Walter Houser Brattain

Walter Houser Brattain
Co-Inventor of the Transistor

Then, on February 18, Shockley learned it could work. Two members of the group, Joseph Becker and John Shive, were working on a separate experiment. Their results could only be explained if the electrons did in fact travel right through the bulk of a semiconductor. When they presented their findings to the group, Shockley knew he had the proof he needed. He jumped up and for the first time shared his concept of a sandwich transistor to the rest of his team.

Bardeen and Brattain were stunned that they hadn’t been filled in before now. It was clear that Shockley had been keeping this secret for weeks. It added still more space to the ever-widening gap that was growing between them.

Transistor Invention Impact

The transistor performed electronic functions similar to the vacuum tube in radio and television, but was far smaller and used much less energy. The transistor became the building block for all modern electronics and the foundation for microchip and computer technology.

Transistor Inventor Bio

Born in Madison, Wisconsin, Bardeen obtained his Ph.D. in 1936 in mathematics and physics from Princeton University. A staff member of the University of Minnesota, Minneapolis, from 1938 to 1941, he served as principal physicist at the U.S. Naval Ordinance Laboratory in Washington, D.C., during World War II, after which he joined Bell Telephone Laboratories, Inc. There he conducted research on the electron-conducting properties of semiconductors. This work led to the invention of the transistor. Bardeen is also responsible for a theory of superconductivity, the property of some metals to lose all electrical resistance at very low temperatures, and for a theory explaining certain properties of semiconductors. In 1977, Bardeen received the Presidential Medal of Freedom, the highest honor awarded to a civilian.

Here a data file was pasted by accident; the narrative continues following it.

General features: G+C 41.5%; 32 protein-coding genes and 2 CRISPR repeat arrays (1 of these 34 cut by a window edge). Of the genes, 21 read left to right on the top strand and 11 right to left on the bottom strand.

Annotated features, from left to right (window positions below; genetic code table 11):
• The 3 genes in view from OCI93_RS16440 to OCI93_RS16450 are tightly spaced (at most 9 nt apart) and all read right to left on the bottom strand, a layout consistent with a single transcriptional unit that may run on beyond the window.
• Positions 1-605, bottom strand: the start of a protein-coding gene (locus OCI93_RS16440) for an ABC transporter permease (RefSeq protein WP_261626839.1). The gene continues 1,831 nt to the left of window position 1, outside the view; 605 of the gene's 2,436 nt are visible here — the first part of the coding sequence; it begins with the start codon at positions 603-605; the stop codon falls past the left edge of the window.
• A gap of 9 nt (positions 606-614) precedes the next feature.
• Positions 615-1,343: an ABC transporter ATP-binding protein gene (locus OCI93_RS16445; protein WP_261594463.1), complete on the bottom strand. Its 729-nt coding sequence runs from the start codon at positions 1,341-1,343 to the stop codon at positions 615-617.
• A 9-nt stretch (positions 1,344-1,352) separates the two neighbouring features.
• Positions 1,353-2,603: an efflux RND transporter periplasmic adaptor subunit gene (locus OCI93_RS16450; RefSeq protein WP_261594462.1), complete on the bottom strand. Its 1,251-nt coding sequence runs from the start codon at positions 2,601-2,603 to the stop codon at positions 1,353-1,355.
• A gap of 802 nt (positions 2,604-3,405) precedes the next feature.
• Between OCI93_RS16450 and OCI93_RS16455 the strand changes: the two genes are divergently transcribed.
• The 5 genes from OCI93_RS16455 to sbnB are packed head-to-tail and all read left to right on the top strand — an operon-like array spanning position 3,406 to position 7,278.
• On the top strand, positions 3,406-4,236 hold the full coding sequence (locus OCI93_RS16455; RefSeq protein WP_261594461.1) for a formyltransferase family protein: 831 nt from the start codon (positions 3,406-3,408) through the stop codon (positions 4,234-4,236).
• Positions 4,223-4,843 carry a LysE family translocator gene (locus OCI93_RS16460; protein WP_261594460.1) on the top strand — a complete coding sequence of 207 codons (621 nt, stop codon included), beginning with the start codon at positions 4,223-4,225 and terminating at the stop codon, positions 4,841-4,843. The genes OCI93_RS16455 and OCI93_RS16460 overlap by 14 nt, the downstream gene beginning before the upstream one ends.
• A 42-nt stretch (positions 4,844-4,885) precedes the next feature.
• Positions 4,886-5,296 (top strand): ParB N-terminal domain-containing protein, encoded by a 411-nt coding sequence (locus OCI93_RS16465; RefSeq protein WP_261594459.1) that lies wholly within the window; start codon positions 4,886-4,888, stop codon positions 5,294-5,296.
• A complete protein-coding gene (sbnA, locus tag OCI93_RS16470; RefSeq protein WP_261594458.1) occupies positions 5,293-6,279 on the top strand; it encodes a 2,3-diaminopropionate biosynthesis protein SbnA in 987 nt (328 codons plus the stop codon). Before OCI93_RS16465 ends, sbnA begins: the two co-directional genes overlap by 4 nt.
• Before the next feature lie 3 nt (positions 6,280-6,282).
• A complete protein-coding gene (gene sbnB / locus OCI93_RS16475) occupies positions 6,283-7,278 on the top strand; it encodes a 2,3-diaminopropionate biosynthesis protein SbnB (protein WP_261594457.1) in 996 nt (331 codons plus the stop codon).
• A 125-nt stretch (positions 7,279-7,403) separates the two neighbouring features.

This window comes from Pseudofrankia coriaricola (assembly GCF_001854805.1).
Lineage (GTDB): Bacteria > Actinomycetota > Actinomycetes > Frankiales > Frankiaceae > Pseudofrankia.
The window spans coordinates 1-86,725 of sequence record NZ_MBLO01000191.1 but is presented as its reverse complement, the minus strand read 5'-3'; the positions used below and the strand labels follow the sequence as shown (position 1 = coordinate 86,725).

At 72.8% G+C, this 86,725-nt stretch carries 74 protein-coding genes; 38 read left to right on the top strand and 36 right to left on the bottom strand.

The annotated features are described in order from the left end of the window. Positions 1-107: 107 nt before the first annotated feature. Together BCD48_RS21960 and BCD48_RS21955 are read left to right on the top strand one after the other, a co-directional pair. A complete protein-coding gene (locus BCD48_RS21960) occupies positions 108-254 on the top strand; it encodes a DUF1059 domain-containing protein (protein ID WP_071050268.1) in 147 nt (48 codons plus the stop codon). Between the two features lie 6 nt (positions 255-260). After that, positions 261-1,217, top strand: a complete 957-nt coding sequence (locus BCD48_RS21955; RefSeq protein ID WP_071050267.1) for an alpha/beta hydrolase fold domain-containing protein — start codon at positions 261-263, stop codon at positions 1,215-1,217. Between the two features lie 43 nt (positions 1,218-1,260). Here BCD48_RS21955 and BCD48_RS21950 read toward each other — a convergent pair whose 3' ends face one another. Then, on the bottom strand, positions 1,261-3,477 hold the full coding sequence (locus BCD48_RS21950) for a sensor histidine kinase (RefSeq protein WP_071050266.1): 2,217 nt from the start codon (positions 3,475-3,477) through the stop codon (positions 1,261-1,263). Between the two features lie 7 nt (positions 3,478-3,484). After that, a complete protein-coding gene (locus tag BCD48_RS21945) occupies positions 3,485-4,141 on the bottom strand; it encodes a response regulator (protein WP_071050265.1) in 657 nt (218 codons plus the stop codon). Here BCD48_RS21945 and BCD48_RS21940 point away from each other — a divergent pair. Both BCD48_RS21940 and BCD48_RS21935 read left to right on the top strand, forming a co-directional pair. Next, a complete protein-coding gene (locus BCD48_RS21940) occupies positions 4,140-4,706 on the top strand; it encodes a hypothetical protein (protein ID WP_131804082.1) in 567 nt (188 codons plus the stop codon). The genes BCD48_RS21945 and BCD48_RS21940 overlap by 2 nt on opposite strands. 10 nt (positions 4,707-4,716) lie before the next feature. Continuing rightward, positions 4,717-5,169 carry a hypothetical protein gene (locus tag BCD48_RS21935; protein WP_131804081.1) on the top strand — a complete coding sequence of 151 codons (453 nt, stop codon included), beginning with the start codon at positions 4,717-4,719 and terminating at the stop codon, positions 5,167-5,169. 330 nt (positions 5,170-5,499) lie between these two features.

Shockley was born in London. He joined the technical staff of the Bell Telephone Laboratories in 1936 and there began experiments that led to the invention and development of the junction transistor. During World War II, he served as director of research for the Antisubmarine Warfare Operations Research Group of the U.S. Navy. After the war, he returned to Bell Telephone as director of transistor physics research. He was visiting professor of physics at the California Institute of Technology, Pasadena, in 1954, and deputy director of the Weapons Systems Evaluation Group of the Department of Defense in 1954-55. He joined Beckman Instruments Inc., to establish the Shockley Semiconductor Laboratory in 1955. In 1958 he became lecturer at Stanford University, California, and in 1963 became the first Poniatoff professor of engineering science at Stanford University.

Brattain was born in Amoy, China. Upon receiving his doctorate in 1929, he became a research physicist for Bell Telephone Laboratories. His chief field of research involved investigations into the surface properties of solids, particularly the atomic structure of a material at the surface, which usually differs from its atomic structure in the interior. He became adjunct professor at Whitman College, Walla Walla, Washington, in 1967. He was granted a number of patents and wrote extensively on solid state physics.